Spin-exchange collisions preserve total angular momentum of a colliding pair of atoms but can scramble the hyperfine state of the atoms. Atoms in different hyperfine states do not precess coherently and thereby limit the coherence lifetime of the atoms. However, decoherence due to spin-exchange collisions can be nearly eliminated if the spin-exchange collisions occur much faster than the precession frequency of the atoms. In this regime of fast spin-exchange, all atoms in an ensemble rapidly change hyperfine states, spending the same amounts of time in each hyperfine state and causing the spin ensemble to precess more slowly but remain coherent. This so-called SERF regime can be reached by operating with sufficiently high alkali metal density (at higher temperature) and in sufficiently low magnetic field.[4]

Alkali metal atoms with hyperfine state indicated by color precessing in the presence of a magnetic field experience a spin-exchange collision which preserves total angular momentum but changes the hyperfine state, causing the atoms to precess in opposite directions and decohere.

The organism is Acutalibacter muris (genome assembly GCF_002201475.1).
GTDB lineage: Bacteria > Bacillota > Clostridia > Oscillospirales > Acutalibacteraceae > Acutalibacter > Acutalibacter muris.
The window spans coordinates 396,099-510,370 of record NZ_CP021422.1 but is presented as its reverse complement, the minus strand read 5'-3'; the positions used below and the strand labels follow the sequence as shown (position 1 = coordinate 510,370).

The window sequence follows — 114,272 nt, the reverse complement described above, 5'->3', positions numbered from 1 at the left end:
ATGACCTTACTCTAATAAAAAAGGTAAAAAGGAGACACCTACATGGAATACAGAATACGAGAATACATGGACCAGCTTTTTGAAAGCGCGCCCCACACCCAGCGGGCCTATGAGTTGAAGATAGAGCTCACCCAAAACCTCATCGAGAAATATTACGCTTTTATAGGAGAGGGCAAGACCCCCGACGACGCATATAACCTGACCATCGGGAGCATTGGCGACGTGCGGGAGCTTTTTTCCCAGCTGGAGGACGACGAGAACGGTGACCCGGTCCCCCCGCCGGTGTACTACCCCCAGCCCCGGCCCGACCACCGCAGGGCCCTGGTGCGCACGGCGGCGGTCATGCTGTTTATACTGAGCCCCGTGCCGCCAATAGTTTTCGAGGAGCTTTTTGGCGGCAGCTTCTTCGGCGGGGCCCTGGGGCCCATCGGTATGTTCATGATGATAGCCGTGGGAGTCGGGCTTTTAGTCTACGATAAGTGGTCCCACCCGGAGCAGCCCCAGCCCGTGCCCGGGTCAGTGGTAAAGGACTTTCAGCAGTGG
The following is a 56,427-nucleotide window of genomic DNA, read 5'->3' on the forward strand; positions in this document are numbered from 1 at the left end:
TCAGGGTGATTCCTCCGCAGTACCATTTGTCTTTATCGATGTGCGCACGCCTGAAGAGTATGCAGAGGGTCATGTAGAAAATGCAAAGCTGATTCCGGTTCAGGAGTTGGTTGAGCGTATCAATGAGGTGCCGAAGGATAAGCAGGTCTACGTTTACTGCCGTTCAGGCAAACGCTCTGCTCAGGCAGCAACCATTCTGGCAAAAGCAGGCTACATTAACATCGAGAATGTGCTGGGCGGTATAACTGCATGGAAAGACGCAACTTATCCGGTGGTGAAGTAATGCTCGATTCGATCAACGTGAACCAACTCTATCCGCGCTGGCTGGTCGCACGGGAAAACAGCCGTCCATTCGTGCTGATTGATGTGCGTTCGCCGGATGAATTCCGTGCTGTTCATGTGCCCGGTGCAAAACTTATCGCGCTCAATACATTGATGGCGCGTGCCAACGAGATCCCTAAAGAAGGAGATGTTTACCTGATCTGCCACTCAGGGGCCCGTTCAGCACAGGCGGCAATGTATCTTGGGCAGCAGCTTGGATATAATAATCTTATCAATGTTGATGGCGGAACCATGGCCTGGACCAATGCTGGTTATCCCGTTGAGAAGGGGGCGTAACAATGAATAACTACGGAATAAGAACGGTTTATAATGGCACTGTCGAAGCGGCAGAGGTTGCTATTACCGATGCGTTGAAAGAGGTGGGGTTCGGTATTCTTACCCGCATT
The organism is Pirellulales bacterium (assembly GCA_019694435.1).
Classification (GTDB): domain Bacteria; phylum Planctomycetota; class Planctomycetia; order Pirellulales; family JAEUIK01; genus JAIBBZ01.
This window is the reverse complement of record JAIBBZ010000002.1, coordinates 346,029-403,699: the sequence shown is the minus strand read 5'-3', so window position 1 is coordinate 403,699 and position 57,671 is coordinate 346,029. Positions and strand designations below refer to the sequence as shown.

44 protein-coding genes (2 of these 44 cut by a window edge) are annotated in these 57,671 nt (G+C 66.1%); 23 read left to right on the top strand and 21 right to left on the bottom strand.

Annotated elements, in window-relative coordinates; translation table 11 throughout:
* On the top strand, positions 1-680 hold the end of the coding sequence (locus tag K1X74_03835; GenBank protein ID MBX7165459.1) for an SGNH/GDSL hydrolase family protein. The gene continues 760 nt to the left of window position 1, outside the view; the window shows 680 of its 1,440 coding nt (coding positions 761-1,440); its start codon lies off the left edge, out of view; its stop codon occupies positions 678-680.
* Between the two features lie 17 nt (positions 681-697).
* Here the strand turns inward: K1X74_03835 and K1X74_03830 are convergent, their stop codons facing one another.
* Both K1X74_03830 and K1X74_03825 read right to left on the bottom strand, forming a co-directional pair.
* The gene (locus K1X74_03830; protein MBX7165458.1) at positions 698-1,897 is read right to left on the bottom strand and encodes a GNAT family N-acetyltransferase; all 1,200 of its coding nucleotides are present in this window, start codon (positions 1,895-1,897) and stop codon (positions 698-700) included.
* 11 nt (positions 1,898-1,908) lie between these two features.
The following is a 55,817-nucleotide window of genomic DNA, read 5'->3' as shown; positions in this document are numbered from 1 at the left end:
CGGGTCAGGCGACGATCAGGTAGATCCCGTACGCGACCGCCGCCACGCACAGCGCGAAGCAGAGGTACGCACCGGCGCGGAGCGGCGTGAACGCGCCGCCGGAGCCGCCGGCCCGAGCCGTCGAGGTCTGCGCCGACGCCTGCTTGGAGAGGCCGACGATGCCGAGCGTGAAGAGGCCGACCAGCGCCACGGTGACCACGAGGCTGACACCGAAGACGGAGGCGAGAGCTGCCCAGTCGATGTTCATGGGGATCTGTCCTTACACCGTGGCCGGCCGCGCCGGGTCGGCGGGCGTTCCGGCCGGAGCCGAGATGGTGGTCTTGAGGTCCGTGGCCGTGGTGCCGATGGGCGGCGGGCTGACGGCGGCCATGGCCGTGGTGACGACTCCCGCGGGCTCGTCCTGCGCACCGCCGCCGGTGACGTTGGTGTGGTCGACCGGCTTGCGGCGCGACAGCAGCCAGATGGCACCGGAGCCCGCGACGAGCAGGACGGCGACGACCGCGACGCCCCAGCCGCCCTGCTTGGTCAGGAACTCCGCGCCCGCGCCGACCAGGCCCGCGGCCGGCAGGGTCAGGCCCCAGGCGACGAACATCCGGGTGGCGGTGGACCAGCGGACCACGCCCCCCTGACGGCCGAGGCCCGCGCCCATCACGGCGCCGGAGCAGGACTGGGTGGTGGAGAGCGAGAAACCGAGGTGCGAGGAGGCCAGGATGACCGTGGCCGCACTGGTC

Alkali metal atoms in the spin-exchange relaxation-free (SERF) regime with hyperfine state indicated by color precessing in the presence of a magnetic field experience two spin-exchange collisions in rapid succession which preserves total angular momentum but changes the hyperfine state, causing the atoms to precess in opposite directions only slightly before a second spin-exchange collision returns the atoms to the original hyperfine state.

The spin-exchange relaxation rate for atoms with low polarization experiencing slow spin-exchange can be expressed as follows:[4]

where is the time between spin-exchange collisions, is the nuclear spin, is the magnetic resonance frequency, is the gyromagnetic ratio for an electron.